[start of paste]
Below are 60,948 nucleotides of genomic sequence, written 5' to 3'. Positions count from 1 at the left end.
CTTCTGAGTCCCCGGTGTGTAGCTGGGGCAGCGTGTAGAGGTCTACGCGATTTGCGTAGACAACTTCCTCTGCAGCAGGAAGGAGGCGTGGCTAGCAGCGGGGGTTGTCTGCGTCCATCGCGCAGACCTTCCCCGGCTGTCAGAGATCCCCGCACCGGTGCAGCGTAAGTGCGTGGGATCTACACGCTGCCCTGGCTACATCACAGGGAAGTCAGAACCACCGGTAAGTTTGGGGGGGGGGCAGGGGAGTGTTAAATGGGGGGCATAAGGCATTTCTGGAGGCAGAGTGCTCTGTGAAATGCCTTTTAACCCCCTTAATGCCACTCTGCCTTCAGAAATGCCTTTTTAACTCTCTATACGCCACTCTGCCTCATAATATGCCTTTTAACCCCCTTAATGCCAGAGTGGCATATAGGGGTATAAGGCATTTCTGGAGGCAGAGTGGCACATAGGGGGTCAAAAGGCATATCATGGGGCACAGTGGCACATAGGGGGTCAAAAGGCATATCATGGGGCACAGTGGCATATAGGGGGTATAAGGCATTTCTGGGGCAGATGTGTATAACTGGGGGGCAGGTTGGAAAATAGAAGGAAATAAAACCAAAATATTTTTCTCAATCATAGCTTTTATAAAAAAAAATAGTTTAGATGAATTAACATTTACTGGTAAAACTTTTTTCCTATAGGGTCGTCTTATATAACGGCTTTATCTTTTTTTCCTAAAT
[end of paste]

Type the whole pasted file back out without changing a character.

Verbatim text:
Below are 60,948 nucleotides of genomic sequence, written 5' to 3'. Positions count from 1 at the left end.
CTTCTGAGTCCCCGGTGTGTAGCTGGGGCAGCGTGTAGAGGTCTACGCGATTTGCGTAGACAACTTCCTCTGCAGCAGGAAGGAGGCGTGGCTAGCAGCGGGGGTTGTCTGCGTCCATCGCGCAGACCTTCCCCGGCTGTCAGAGATCCCCGCACCGGTGCAGCGTAAGTGCGTGGGATCTACACGCTGCCCTGGCTACATCACAGGGAAGTCAGAACCACCGGTAAGTTTGGGGGGGGGGCAGGGGAGTGTTAAATGGGGGGCATAAGGCATTTCTGGAGGCAGAGTGCTCTGTGAAATGCCTTTTAACCCCCTTAATGCCACTCTGCCTTCAGAAATGCCTTTTTAACTCTCTATACGCCACTCTGCCTCATAATATGCCTTTTAACCCCCTTAATGCCAGAGTGGCATATAGGGGTATAAGGCATTTCTGGAGGCAGAGTGGCACATAGGGGGTCAAAAGGCATATCATGGGGCACAGTGGCACATAGGGGGTCAAAAGGCATATCATGGGGCACAGTGGCATATAGGGGGTATAAGGCATTTCTGGGGCAGATGTGTATAACTGGGGGGCAGGTTGGAAAATAGAAGGAAATAAAACCAAAATATTTTTCTCAATCATAGCTTTTATAAAAAAAAATAGTTTAGATGAATTAACATTTACTGGTAAAACTTTTTTCCTATAGGGTCGTCTTATATAACGGCTTTATCTTTTTTTCCTAAAT